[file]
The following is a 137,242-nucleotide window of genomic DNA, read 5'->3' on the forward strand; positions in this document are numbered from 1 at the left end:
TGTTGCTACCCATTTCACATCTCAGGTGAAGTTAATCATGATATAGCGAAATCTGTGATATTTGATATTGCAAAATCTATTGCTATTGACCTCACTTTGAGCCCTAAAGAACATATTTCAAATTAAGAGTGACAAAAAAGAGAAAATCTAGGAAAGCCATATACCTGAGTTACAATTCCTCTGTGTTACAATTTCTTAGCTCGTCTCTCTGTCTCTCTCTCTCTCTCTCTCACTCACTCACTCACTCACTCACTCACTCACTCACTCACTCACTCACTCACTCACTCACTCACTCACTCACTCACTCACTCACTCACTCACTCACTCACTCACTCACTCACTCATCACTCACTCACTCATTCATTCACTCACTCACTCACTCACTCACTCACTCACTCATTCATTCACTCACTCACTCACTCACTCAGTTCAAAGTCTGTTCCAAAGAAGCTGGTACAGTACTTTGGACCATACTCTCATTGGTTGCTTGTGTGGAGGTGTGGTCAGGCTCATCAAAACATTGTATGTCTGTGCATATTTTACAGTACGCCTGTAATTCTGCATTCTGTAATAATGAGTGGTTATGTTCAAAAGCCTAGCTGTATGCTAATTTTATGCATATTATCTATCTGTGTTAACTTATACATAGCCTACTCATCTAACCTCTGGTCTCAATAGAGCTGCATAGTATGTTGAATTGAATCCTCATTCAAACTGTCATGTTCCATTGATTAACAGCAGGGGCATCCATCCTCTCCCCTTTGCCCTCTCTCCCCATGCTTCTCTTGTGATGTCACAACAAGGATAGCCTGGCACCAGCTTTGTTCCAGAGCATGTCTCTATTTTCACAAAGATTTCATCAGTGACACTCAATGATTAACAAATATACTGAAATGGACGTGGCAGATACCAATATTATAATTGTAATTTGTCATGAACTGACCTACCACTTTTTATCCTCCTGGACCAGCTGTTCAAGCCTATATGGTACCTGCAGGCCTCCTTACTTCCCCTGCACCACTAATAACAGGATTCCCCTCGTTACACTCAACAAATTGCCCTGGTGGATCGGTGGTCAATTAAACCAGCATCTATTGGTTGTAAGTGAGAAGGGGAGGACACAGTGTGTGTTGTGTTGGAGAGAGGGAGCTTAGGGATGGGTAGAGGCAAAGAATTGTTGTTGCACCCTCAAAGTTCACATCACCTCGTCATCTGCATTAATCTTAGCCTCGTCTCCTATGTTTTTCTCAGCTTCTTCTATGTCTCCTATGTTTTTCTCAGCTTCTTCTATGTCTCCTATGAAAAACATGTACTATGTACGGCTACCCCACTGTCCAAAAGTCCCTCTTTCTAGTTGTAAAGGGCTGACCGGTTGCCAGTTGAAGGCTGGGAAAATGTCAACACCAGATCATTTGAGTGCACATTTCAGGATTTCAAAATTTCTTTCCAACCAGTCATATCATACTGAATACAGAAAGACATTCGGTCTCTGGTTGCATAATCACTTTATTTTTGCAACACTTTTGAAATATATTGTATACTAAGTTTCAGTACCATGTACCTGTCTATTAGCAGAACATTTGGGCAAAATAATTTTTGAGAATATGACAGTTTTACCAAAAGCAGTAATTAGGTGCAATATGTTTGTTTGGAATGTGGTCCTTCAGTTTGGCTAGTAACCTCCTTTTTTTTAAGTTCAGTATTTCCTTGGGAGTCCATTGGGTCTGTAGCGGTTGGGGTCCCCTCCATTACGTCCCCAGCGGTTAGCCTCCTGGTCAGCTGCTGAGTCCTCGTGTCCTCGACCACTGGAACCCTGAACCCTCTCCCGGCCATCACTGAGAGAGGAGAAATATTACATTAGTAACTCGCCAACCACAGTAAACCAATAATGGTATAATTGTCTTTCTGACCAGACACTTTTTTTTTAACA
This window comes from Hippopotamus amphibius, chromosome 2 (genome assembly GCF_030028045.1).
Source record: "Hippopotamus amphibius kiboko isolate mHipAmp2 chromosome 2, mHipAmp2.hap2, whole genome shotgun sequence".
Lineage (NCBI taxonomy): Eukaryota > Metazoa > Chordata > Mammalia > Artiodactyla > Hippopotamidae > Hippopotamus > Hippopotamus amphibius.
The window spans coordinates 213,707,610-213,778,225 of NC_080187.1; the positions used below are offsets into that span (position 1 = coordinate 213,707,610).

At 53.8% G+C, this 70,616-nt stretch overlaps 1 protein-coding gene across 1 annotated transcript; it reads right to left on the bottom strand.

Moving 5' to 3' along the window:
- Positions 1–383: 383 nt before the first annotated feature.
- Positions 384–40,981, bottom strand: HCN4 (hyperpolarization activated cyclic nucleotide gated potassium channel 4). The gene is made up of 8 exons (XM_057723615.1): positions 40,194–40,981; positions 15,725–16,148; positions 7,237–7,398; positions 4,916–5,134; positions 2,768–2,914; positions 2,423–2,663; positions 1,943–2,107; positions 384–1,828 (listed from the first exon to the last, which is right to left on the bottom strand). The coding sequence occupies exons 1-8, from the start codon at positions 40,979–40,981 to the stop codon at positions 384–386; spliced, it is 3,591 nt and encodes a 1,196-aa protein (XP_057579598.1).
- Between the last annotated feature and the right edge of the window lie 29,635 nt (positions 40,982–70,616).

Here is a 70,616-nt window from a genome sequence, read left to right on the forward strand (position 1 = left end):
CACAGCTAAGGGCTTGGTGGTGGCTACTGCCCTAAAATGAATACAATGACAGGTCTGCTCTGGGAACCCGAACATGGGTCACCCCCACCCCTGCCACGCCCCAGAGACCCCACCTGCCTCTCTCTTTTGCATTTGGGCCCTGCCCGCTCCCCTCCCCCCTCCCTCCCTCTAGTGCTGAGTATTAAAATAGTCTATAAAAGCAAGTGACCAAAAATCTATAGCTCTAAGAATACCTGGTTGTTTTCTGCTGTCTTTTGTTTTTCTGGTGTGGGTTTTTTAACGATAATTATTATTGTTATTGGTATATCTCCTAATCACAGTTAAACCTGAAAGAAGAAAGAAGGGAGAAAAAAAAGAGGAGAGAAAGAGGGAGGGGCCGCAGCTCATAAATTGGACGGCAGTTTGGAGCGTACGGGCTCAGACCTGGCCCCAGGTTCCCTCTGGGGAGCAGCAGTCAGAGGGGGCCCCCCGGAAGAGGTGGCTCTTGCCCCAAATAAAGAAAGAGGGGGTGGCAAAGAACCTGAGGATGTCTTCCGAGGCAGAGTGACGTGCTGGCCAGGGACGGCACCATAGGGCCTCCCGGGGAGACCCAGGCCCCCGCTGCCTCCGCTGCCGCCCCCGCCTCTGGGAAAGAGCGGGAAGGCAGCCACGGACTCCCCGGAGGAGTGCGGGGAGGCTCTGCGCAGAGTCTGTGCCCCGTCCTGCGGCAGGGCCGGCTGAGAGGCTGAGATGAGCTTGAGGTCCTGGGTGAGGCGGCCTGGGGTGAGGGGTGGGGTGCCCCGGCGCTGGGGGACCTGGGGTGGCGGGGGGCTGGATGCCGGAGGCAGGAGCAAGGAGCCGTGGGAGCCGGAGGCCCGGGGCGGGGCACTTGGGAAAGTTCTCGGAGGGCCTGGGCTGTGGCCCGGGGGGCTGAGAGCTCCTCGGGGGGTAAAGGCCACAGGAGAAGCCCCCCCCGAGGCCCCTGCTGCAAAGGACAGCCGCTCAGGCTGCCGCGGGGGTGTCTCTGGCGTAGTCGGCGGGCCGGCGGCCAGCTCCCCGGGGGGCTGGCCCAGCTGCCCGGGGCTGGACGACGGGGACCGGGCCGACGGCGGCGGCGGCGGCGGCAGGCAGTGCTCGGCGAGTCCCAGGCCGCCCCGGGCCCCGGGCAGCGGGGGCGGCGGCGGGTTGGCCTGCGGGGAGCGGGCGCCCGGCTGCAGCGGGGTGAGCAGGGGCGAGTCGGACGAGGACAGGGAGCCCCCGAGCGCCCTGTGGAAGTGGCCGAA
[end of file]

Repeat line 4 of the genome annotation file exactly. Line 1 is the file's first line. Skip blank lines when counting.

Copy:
Source record: "Hippopotamus amphibius kiboko isolate mHipAmp2 chromosome 2, mHipAmp2.hap2, whole genome shotgun sequence".